After flirting with the idea of allowing an African-American into their tony enclave, the historically white, rich and male Belle Meade Country Club has reportedly admitted its first female resident member.
According to club documentation reviewed by Pith, the BMCC has granted full membership to Adelaide D. Stevens, the apparent owner of Duly Noted, a Nashville-based greeting card, stationery and imprinting business.
She was sponsored by member James W. Spradley Jr., CEO of Functional Foods Group, maker of the GooGoo Cluster. She was sponsored by D. Mark Wright, president of Show Dog-Universal Music.
Calls placed to Stevens and BMCC manager Michael Seabrook were not returned as of posting time.
Prior to Stevens' admittance, the club drew sustained fire for its exclusionary membership policies.
The times, they are a changin'.
After a lengthy debate that evoked references to devil worshippers and apartheid, the Senate passed a bill prohibiting all-comers policies at the state's public universities, along with an amendment that targets private Vanderbilt University specifically.
The amendment caused a heated debate last week when Rep. Bill Dunn offered it in the House. The bill was eventually placed on the desk and will need a two-thirds vote to be taken up again in that chamber.
The amendment essentially gives Vanderbilt a choice: Either exempt religious organizations from a recently adopted policy that requires student organizations to allow anyone to join, or apply it to all student organizations including fraternities and sororities.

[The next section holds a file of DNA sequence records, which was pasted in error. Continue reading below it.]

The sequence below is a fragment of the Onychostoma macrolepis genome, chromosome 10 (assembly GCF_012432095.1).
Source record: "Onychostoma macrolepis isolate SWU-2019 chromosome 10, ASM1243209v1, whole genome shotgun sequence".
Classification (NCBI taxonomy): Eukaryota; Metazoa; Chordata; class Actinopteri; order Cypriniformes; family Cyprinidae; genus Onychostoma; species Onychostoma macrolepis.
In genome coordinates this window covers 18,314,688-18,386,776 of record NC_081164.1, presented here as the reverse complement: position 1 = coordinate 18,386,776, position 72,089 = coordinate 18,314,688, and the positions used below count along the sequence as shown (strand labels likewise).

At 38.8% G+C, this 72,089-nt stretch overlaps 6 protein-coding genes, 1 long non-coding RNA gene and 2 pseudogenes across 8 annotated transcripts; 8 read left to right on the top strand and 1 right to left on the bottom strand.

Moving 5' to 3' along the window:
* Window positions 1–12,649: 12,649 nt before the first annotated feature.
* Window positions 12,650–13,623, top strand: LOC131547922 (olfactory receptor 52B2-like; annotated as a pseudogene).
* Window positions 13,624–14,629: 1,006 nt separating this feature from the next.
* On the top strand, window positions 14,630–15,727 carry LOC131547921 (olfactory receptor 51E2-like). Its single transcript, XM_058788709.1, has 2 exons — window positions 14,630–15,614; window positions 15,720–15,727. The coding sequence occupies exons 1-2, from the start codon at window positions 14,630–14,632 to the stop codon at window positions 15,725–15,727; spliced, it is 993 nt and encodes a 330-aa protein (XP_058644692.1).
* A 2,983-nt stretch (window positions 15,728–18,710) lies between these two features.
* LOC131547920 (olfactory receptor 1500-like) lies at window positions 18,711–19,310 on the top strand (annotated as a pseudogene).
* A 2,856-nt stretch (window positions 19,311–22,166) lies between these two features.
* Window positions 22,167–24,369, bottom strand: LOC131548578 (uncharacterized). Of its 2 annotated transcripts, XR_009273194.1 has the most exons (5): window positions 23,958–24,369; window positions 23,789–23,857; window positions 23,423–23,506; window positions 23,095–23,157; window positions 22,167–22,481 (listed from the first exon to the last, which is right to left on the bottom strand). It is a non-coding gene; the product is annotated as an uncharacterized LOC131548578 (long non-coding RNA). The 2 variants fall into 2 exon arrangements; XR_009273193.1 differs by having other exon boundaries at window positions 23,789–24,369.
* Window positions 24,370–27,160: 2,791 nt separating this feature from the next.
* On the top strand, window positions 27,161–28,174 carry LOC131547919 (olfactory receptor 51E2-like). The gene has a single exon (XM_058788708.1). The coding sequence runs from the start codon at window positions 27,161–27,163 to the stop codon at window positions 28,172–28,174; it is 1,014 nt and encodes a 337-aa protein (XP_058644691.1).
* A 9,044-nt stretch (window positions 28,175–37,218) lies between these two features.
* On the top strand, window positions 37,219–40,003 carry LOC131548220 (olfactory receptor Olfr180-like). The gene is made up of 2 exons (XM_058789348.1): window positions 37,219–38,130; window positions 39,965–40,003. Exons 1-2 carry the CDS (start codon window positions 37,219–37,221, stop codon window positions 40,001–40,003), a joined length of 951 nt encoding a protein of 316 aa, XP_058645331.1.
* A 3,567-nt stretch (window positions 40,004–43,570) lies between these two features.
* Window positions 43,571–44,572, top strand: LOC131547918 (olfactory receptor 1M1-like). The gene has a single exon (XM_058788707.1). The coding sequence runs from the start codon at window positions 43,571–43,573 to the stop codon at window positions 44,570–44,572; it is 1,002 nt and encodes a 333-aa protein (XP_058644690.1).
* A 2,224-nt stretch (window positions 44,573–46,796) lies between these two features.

It became clear early last week that much of the work done in the final days of the legislative session would be obscured by legislators' frenzied rush to wrap things up as soon as possible. With their self-set deadline quickly approaching, lawmakers have spent the last week pushing through as many bills as they can fit in a day, only taking breaks to meet in committees and schedule more bills.
Perfect timing, then, for the executive branch to dim the lights as well.
The Chattanooga Times Free Press reported this morning that the Haslam administration is refusing to hand over records showing advice they received — and from whom they received it — about a bill that would restructure the Tennessee Regulatory Authority.
Through a deputy for Haslam's legal counsel, the administration told the TFP that the records were protected by attorney work product and deliberative process privilege. Tennessee Press Association Policy Director Frank Gibson told the paper that argument was dubious, given that the information sought was being used to form public policy.
Like something out of an inverted children's fable, a bill that would now give corporations the benefits of acting like a little guy, without the frustrating limitations, passed a committee this morning and is fast on its way to the House floor.